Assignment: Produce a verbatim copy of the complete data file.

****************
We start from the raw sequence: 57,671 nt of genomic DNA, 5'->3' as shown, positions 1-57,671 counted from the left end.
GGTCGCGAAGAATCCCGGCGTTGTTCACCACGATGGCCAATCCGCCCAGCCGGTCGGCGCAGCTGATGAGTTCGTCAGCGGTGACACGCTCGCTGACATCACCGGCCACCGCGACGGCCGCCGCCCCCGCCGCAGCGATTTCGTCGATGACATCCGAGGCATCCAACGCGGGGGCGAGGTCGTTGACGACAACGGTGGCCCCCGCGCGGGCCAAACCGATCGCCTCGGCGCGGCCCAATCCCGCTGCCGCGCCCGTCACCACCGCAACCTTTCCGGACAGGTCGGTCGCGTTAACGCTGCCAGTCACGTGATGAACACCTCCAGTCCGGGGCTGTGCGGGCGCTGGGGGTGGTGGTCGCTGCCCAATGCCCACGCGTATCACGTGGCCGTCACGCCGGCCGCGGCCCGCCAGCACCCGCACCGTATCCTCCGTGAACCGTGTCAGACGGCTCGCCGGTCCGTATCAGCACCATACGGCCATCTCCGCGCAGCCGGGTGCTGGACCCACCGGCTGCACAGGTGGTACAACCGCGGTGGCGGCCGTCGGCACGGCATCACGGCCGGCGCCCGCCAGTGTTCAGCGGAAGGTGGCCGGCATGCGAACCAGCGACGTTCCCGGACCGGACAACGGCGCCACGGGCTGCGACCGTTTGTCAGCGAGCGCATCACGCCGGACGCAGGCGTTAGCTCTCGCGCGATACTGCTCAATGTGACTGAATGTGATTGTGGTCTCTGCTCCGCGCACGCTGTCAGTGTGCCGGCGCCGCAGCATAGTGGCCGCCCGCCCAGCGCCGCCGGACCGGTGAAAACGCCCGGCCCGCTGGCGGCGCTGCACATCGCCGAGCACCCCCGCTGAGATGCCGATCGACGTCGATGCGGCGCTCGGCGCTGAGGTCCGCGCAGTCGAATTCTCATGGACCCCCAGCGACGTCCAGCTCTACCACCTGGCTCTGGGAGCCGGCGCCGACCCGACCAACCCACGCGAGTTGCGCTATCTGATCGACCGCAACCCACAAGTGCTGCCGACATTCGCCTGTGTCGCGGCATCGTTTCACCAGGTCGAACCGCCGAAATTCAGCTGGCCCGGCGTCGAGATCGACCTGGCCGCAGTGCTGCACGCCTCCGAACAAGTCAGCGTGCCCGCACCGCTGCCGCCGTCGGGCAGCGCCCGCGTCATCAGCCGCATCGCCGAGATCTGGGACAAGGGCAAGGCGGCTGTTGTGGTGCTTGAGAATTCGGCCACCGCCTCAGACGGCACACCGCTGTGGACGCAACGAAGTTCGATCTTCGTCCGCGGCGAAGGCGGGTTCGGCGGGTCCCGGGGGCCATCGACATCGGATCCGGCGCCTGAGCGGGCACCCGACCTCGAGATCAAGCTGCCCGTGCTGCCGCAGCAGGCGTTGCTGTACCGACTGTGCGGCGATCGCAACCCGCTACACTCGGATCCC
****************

We start from the raw sequence: 57,671 nt of genomic DNA, 5'->3' as shown, positions 1-57,671 counted from the left end.
GGTCGCGAAGAATCCCGGCGTTGTTCACCACGATGGCCAATCCGCCCAGCCGGTCGGCGCAGCTGATGAGTTCGTCAGCGGTGACACGCTCGCTGACATCACCGGCCACCGCGACGGCCGCCGCCCCCGCCGCAGCGATTTCGTCGATGACATCCGAGGCATCCAACGCGGGGGCGAGGTCGTTGACGACAACGGTGGCCCCCGCGCGGGCCAAACCGATCGCCTCGGCGCGGCCCAATCCCGCTGCCGCGCCCGTCACCACCGCAACCTTTCCGGACAGGTCGGTCGCGTTAACGCTGCCAGTCACGTGATGAACACCTCCAGTCCGGGGCTGTGCGGGCGCTGGGGGTGGTGGTCGCTGCCCAATGCCCACGCGTATCACGTGGCCGTCACGCCGGCCGCGGCCCGCCAGCACCCGCACCGTATCCTCCGTGAACCGTGTCAGACGGCTCGCCGGTCCGTATCAGCACCATACGGCCATCTCCGCGCAGCCGGGTGCTGGACCCACCGGCTGCACAGGTGGTACAACCGCGGTGGCGGCCGTCGGCACGGCATCACGGCCGGCGCCCGCCAGTGTTCAGCGGAAGGTGGCCGGCATGCGAACCAGCGACGTTCCCGGACCGGACAACGGCGCCACGGGCTGCGACCGTTTGTCAGCGAGCGCATCACGCCGGACGCAGGCGTTAGCTCTCGCGCGATACTGCTCAATGTGACTGAATGTGATTGTGGTCTCTGCTCCGCGCACGCTGTCAGTGTGCCGGCGCCGCAGCATAGTGGCCGCCCGCCCAGCGCCGCCGGACCGGTGAAAACGCCCGGCCCGCTGGCGGCGCTGCACATCGCCGAGCACCCCCGCTGAGATGCCGATCGACGTCGATGCGGCGCTCGGCGCTGAGGTCCGCGCAGTCGAATTCTCATGGACCCCCAGCGACGTCCAGCTCTACCACCTGGCTCTGGGAGCCGGCGCCGACCCGACCAACCCACGCGAGTTGCGCTATCTGATCGACCGCAACCCACAAGTGCTGCCGACATTCGCCTGTGTCGCGGCATCGTTTCACCAGGTCGAACCGCCGAAATTCAGCTGGCCCGGCGTCGAGATCGACCTGGCCGCAGTGCTGCACGCCTCCGAACAAGTCAGCGTGCCCGCACCGCTGCCGCCGTCGGGCAGCGCCCGCGTCATCAGCCGCATCGCCGAGATCTGGGACAAGGGCAAGGCGGCTGTTGTGGTGCTTGAGAATTCGGCCACCGCCTCAGACGGCACACCGCTGTGGACGCAACGAAGTTCGATCTTCGTCCGCGGCGAAGGCGGGTTCGGCGGGTCCCGGGGGCCATCGACATCGGATCCGGCGCCTGAGCGGGCACCCGACCTCGAGATCAAGCTGCCCGTGCTGCCGCAGCAGGCGTTGCTGTACCGACTGTGCGGCGATCGCAACCCGCTACACTCGGATCCC